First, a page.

A piece of plastic on the inside of the cage plate reduces the rasping sound. It’s a nice touch, though I do wonder whether it would increase the range of chain lines before rub if it wasn’t there.
One of the contributing factors to the ease of shifting has to be the Shimano cabling. It’s excellent. Coated in PTFE (or Teflon™, as DuPont would have you call it), they’re _really_ slippy.
I first became aware of them through the bike that came with Red 2012. The cabling was Shimano – the bike manufacturer must have bought a job lot. Anyway, they shipped the bike with the PTFE DuraAce cabling, and shifting was a-ma-zing. For one reason or another, the cabling was replaced with standard non-PTFE cabling used. Shifting: not bad, but not as silky smooth.
It’ll be interesting to see how long the smoothness lasts, as the outer coating does appear to be wearing down a little around the BB curve up to the FD.
I’ve used top of the range Jagwire cabling before (sealed, all smooth etc), and it’s nowhere near as nice as the Shimano stuff. It’ll have to be something special to give up, especially since Gore have retired from the cabling business. The stuff that SRAM pushes looks an awful lot like Jagwire’s kits, just rebranded. Not as good as the Shimano cabling, in my opinion.
So far, so standard for high end road gruppo. I like the feel of the levers. They’re smaller than the SRAM Red ones I ride, but they’re equally comfortable. There’s no nobbles or ‘roughness’ on the rubber, so it’ll be interesting to see how they fair in the warmer months without gloves. Slipping might be a problem, but I can’t report just yet.
There’s something that has been bothering me quite a bit since starting to ride the bike, and that’s the down shift lever behaviour. If you move the brake/shift up lever slightly inboard, it disengages the downshift lever. In practice, if you’re gently resting your hands, it’s okay, and doesn’t cause many problems (I’ve learned not to do it). However, jump out of the saddle, and you have to be _really_ careful how you hold the lever, because I’ve not been able to shift down on numerous occasions due to unconsciously moving the lever inboard slightly. It becomes annoying when you want to drop the rear cogs down a couple for climbing, and you’re over-geared whilst you readjust hand position. Not pro.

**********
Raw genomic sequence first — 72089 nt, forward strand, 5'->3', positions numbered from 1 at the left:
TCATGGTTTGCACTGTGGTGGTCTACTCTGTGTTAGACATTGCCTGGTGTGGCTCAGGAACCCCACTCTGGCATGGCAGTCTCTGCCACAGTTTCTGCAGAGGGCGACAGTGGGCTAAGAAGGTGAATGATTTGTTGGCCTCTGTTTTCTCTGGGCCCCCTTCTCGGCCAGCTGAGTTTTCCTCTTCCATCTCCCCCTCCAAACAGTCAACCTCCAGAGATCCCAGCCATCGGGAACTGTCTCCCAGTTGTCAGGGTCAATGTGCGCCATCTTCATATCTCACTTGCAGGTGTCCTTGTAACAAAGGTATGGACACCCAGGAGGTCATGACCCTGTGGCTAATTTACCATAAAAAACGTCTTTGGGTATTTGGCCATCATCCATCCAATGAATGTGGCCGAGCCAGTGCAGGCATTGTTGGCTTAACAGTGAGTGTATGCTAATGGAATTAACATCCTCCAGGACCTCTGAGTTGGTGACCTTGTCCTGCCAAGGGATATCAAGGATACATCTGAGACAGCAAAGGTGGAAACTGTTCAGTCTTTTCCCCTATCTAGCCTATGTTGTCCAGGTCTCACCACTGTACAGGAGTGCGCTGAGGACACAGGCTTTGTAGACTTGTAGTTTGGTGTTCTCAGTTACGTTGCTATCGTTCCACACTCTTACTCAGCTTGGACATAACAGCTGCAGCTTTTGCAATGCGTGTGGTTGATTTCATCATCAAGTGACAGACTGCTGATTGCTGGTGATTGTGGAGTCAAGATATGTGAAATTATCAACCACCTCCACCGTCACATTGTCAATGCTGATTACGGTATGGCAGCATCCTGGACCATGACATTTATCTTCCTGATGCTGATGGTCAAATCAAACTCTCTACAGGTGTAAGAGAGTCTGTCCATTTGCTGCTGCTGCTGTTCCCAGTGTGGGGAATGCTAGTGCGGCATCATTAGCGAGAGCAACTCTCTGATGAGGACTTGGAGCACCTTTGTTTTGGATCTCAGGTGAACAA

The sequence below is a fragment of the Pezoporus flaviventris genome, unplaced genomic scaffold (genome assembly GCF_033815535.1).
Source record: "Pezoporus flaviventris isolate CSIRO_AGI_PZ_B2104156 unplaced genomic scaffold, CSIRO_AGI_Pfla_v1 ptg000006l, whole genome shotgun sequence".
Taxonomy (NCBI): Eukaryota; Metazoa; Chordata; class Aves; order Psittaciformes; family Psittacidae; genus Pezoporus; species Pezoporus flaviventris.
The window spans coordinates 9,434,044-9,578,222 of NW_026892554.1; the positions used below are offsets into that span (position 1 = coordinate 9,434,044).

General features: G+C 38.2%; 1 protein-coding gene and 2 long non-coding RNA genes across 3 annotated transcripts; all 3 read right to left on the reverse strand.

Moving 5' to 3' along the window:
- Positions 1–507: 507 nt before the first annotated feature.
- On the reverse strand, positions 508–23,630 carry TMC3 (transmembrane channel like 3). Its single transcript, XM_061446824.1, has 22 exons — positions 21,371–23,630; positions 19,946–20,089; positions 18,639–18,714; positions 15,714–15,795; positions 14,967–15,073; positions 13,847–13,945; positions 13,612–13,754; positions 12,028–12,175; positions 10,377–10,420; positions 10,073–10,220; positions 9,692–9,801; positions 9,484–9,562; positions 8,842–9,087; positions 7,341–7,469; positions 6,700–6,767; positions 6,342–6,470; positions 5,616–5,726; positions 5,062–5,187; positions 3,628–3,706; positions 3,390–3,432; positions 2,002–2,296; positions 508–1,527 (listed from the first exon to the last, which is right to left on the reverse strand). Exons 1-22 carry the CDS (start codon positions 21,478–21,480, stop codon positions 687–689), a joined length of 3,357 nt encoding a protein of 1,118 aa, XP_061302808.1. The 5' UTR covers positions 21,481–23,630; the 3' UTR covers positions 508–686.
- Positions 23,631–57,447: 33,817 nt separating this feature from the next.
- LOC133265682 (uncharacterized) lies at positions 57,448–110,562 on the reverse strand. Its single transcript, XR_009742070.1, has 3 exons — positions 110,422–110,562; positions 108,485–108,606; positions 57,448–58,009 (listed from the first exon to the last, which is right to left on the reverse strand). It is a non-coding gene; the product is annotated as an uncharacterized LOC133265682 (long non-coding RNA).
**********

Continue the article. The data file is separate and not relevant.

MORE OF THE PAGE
Another minor irritation is the affordance on the FD upshift lever. (CAVEAT: this is undoubtably made more of an issue by the small 10 cog difference in the CX specific chainrings). So, this is where I’m coming from: SRAM, when the FD is in the big ring position, the shift lever is ‘fixed’ with zero play. Great feedback about position. When the FD is in the small chainring position, there’s a ~5° play with the lever, giving me feedback I can shift up. Granted, I usually know where I’m at on a 50-34, but it’s still nice to know without having to look down.
And the Ultegra levers? The FD could be in either position, and both levers will move. It’s a problem, because of the wide closeness in ratios on the 46-36. If you want to confirm, it’s either push it all the way over and see if it shifts, or look down. This might all have to do with the trimming, but it would be nice if the extreme positions had that positive, SRAM like tactility.
I really like this groupset. Shifting is really smooth, and I like that very much. I haven’t ridden Red in quite some months now due to crappy UK weather and Red being on my Sunday best bike. SRAM has always sounded quite industrial, and I like the contrast with Shimano’s approach. When everything is clean, it’s like a jewel.
I wouldn’t have any hesitation about recommending it to someone, if you can live with the minor issues with front derailleur lever feedback.
"Long time, no see" should probably be the title of this post. I’ve not really seen anything ‘hacky’ enough to warrant posting as a bike hack — it’s a shame, but perhaps the overall standard of steeds has improved?
Well, that’s not likely…it comes down to laziness. I’ve not been keeping my eyes open to them. Will try harder.
What I am going to do is start to review more kit (oh, god, not another kit blog). Starting with Shimano Ultegra 6800, because there are so few reviews, and I wanted to give my perspective as a SRAM user….